PPP poll: Presidential race a tie, McCrory way ahead in governor's race

The newest poll from the Democratic firm Public Policy Polling the presidential race is deadlocked and Pat McCrory enjoying a big lead in the governor's race.

The survey of likely voters released Thursday shows President Barack Obama and Republican Mitt Romney tied at 48 percent with just 4 percent undecided. It's a slight improvement or the president. A PPP poll from Oct. 14 put Romney ahead 49 percent to 47 percent, though it was still a statistical tie.

The governor's race isn't even close. Pat McCrory holds a 13-point lead on Democrat Walter Dalton, ahead 50 percent to 37 percent.

Rasmussen poll gives Romney 6-point lead after debates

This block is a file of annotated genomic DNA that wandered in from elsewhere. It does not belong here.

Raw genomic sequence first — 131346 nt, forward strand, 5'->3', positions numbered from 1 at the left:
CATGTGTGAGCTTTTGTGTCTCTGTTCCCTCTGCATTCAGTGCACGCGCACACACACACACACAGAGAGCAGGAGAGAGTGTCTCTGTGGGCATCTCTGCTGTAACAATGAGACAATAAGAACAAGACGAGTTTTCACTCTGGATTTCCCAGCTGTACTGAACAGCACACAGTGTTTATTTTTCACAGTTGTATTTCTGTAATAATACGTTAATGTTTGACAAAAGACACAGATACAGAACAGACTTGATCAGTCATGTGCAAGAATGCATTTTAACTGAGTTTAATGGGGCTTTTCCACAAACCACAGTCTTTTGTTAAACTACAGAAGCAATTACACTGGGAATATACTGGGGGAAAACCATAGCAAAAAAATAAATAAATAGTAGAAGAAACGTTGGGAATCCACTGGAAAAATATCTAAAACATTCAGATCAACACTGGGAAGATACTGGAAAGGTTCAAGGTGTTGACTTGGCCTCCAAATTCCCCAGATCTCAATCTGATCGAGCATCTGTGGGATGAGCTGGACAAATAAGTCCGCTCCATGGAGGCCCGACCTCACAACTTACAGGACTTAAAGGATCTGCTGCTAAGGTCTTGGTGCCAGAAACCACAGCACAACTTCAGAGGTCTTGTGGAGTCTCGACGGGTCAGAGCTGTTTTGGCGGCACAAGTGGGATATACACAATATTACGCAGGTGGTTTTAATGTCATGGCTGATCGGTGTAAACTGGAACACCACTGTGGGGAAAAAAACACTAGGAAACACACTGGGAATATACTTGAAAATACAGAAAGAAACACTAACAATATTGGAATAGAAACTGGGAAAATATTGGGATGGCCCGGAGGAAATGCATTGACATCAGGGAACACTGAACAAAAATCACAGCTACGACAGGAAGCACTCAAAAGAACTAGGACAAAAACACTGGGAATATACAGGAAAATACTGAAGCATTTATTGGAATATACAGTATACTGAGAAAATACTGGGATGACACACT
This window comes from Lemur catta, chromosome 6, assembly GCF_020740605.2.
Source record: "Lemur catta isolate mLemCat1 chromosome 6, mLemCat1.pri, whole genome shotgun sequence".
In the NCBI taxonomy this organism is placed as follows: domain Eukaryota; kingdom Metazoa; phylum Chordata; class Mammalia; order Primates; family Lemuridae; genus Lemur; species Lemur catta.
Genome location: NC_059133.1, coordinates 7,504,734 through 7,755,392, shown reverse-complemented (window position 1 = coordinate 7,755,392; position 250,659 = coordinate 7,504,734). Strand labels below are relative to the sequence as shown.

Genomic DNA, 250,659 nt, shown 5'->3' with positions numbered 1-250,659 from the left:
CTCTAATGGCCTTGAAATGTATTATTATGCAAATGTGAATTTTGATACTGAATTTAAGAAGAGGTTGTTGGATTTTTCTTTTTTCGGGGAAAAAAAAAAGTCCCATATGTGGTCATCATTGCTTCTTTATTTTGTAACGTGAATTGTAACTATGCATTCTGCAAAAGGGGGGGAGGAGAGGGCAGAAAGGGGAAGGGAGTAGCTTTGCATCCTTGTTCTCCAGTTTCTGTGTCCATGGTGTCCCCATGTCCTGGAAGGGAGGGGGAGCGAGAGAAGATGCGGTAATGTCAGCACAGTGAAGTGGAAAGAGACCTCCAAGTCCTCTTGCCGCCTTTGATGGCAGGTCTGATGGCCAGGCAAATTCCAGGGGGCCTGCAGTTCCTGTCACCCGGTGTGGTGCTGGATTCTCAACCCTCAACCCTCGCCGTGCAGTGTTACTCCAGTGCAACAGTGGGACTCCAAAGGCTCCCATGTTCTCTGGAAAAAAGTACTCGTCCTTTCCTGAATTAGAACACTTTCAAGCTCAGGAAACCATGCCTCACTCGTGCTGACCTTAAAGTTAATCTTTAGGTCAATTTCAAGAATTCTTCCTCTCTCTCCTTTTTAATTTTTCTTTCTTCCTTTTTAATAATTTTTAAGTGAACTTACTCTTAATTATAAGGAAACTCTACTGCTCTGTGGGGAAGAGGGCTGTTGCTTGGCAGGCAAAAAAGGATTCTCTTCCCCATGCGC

A new Rasmussen flash poll after the second presidential debate gives Mitt Romney high marks.

The Republican-leaning polling firm puts the Republican candidate ahead by six points. Romney received 52 percent support among likely voters to 46 percent for President Barack Obama.

A week ago, Rasmussen found Romney ahead by three points. The newer numbers give Romney a bigger lead than other polls suggest. The Democratic firm Public Policy poll put the race at 2 points.

Pat McCrory maintains 10-point lead on Walter Dalton in governor's race

Pat McCrory's firm grasp on the North Carolina governor's race continues as a new poll shows him 10 points ahead of rival Walter Dalton.

McCrory received 47 percent to Dalton's 37 percent in a survey of likely voters released Monday by the Democratic firm Public Policy Polling. The results are identical to a PPP survey from Sept. 30 and indicate the first statewide TV debate and a month's worth of TV commercials did nothing to boost Dalton, the Democratic lieutenant governor.